Not Tonight: Take Back Control Edition Review
Not Tonight is a time-pressure post-Brexit game that cleverly brings us a look into an individual’s life as their world shifts due to the political decisions in their home country. Having the choice of joining the resistance or to quietly work and let the days pass by, Not Tonight carefully and creatively crafts a simple yet intriguing game to challenge the player to test their moral values, their decision-making capabilities, and how well they work under the pressure of having to survive.
You are Immigrant #112, a normal person stuck in an unfortunate circumstance where your only means of getting by is to work as a bouncer in a gig economy. Through using a BouncR app installed on your phone, you will accept random bouncer jobs that earn you money – the more experienced you are at one location, the more money you will make there. The goal is to make enough within one year, which means for one year you will be mainly checking IDs, paying bills, establishing relationships, and waking up the next day to do it all over again. From having to turn people away to accepting their bribes, the choice is yours when it comes to how you want to earn your keep in this dark, dystopian world.
The game is what you make it, and as each day progresses your jobs get harder and your life becomes more interesting. Your duties as a bouncer shift based on what is happening in the world, and your life changes depending on what you decide to do. No matter how challenging the task becomes, from identifying the underaged to managing a guest list on the side, the job is the same. Arguably, this is the life of Immigrant #112 and they have no choice but to undergo this task every night (or when available) to make ends meet. Luckily for us players, each level starts introducing new rules, which keeps the game from becoming too monotonous to complete.
While the idea of working as a bouncer for an entire year may not be the most exciting plot to a video game, Not Tonight throws in a couple of twists and “side missions” that can propel the story into different directions. Early on you start receiving mysterious letters, are told to find and avoid certain characters, get text messages by mistake, and the list goes on. It is up to you on how you choose to respond (or not) to everything that is happening, and of course you can blissfully ignore warnings too. There were moments that challenged my moral compass, and for the sake of keeping things interesting I have entertained questionable requests, sold drugs, and let underaged kids into a club just to have fun and see if I got into trouble.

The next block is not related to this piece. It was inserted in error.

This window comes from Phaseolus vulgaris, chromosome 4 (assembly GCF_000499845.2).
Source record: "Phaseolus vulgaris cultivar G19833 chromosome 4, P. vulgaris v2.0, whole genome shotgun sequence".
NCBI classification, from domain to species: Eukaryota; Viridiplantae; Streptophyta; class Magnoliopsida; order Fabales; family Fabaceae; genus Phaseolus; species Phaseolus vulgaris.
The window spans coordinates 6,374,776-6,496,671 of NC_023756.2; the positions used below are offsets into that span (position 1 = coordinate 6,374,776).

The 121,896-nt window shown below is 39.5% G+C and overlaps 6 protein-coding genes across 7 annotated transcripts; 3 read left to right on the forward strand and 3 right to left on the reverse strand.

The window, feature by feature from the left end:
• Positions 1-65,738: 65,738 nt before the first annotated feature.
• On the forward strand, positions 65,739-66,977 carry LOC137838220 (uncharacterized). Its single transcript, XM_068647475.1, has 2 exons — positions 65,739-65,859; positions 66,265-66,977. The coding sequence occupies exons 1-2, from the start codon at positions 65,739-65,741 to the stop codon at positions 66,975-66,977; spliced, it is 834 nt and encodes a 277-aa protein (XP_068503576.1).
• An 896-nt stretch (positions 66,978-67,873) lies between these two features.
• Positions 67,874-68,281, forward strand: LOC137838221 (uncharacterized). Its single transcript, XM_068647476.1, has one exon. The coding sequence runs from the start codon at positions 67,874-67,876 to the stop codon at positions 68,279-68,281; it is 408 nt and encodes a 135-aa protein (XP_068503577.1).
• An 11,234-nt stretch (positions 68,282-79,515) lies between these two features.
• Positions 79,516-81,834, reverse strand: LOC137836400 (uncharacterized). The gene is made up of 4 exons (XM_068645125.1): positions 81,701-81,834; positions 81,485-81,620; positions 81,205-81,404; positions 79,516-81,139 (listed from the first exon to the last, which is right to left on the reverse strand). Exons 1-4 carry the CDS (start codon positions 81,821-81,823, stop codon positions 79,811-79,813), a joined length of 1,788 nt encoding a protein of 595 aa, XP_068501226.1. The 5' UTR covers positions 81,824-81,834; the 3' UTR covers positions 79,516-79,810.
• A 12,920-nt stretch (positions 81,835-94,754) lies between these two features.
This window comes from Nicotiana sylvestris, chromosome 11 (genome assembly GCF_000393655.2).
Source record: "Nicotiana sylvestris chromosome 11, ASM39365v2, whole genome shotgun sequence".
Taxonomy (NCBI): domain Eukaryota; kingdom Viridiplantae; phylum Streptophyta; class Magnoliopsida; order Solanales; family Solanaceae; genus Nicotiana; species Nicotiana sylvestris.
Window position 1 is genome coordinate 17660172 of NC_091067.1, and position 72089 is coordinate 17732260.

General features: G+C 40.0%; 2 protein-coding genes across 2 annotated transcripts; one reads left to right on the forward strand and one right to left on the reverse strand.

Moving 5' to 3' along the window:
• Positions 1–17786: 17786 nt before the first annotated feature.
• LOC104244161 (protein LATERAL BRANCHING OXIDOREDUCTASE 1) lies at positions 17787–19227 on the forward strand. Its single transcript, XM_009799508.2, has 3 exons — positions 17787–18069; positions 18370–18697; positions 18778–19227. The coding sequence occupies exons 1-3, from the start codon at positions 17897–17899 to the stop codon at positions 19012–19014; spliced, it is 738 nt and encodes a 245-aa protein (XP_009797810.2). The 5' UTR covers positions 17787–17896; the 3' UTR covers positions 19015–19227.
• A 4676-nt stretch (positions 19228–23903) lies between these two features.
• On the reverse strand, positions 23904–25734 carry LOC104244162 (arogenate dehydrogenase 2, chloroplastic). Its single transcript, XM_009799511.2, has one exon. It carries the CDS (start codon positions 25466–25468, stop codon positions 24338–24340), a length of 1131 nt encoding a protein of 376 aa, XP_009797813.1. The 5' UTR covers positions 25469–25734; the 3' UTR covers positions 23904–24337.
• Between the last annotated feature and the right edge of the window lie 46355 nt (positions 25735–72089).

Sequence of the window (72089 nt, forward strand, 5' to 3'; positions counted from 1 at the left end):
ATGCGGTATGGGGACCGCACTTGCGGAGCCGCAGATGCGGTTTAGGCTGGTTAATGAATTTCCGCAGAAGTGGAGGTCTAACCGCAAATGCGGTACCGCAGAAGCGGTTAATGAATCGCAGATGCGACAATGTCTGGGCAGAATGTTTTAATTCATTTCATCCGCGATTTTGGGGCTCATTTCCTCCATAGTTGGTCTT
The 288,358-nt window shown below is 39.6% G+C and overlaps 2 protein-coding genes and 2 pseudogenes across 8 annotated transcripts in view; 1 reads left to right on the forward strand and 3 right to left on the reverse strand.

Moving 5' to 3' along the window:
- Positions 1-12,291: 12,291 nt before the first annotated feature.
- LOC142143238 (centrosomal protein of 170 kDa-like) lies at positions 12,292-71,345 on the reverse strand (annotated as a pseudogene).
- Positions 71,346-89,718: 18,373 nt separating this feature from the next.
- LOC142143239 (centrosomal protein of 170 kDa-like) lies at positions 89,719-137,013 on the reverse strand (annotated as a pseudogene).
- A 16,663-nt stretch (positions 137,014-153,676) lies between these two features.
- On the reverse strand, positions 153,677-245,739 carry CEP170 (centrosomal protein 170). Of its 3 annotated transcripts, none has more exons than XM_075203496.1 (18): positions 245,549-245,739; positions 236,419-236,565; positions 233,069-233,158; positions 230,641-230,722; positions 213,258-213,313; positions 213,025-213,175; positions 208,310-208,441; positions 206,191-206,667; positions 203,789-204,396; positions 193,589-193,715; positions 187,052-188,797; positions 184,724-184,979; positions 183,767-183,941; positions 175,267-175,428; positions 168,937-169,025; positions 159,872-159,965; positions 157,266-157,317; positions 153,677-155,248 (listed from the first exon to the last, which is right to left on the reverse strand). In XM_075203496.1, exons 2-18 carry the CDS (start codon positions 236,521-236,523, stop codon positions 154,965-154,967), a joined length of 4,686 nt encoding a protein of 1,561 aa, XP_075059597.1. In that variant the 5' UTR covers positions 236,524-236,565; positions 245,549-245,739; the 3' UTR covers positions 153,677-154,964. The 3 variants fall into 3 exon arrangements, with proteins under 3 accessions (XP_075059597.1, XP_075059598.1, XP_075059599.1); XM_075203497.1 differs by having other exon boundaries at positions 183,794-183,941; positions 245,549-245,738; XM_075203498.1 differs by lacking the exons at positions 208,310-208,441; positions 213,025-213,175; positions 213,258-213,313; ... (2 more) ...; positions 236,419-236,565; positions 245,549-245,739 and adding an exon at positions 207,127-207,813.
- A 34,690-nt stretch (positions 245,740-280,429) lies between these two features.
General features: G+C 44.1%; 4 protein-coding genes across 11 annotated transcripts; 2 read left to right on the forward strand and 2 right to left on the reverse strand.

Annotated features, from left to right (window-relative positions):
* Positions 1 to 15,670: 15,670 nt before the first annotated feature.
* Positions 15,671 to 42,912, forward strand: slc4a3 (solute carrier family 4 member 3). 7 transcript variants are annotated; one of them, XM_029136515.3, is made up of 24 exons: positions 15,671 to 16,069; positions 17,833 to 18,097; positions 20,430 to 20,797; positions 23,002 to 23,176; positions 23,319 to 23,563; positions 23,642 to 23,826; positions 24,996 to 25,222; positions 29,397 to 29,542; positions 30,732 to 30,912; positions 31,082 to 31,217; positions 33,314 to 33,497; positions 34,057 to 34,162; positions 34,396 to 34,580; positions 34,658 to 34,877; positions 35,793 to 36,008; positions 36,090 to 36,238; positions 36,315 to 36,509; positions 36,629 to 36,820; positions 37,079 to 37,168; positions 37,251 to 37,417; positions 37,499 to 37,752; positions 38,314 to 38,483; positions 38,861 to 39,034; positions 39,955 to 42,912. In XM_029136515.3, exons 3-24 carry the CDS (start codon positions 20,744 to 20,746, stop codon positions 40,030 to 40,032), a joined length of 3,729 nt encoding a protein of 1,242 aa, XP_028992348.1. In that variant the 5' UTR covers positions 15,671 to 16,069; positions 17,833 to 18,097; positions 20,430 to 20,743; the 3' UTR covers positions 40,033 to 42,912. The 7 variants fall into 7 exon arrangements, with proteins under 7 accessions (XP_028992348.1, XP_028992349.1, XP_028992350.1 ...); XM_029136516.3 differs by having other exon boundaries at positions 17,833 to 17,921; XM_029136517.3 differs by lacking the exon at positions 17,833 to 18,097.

Fun, Yet Imperfect
Even though the game does not ask the player to do much, I find it doesn’t perform its best on the Nintendo Switch. With numerous buttons and choices to make, Not Tonight doesn’t have the most intuitive controls. There were moments where I struggled to even place an object into my bag, and even simple things like checking notes, calendars, and picking up gigs I found hard to navigate between the different tasks. Fortunately the clunkiness only occurs during your own free time when you want to check your stuff, so this doesn’t affect the gameplay when performing time-sensitive tasks, as there seemed to be no problem with rejecting IDs and flipping through pages in your guestlist.
Another thing to note is while the pixelated graphics are well-done, there were parts of the game where you have to check the photo ID of the individual as well. Sometimes this is easy because for some strange, convenient reason, they will wear the same purple hat that they wore when taking the photo in their ID. However, a lot of the times it’s not so easy. There have been many occasions where I’ve let in the wrong person in even though I was positive I was right, and sometimes I can’t even tell what clothes they are wearing (which becomes another criteria later on). When it comes to these cases, you just have to take a gamble and see if you want to let them in or not, but really if this was a part of the game, it should have been easier to differentiate.
Overall, Not Tonight is incredibly fun – repetitive, but fun. The different conditions in each level keeps the monotony of the task interesting, and the strange situations that challenge your moral reasoning makes each hour spent more entertaining than the next. With its satirical tone and quirky storyline, the game mocks political movements and stereotypical characters while presenting to us a simulation game for adults to enjoy. After spending hours playing this game, I feel like I could probably work as a pretty efficient bouncer in real life now.
***Nintendo Switch review code provided by the publisher.***
- Good learning curve
- Fair reward system
- Unique experiences
- Risky decision-making is exciting
- Repetitive tasks in the main story
- Hard to differentiate between characters
- Controls don’t feel efficient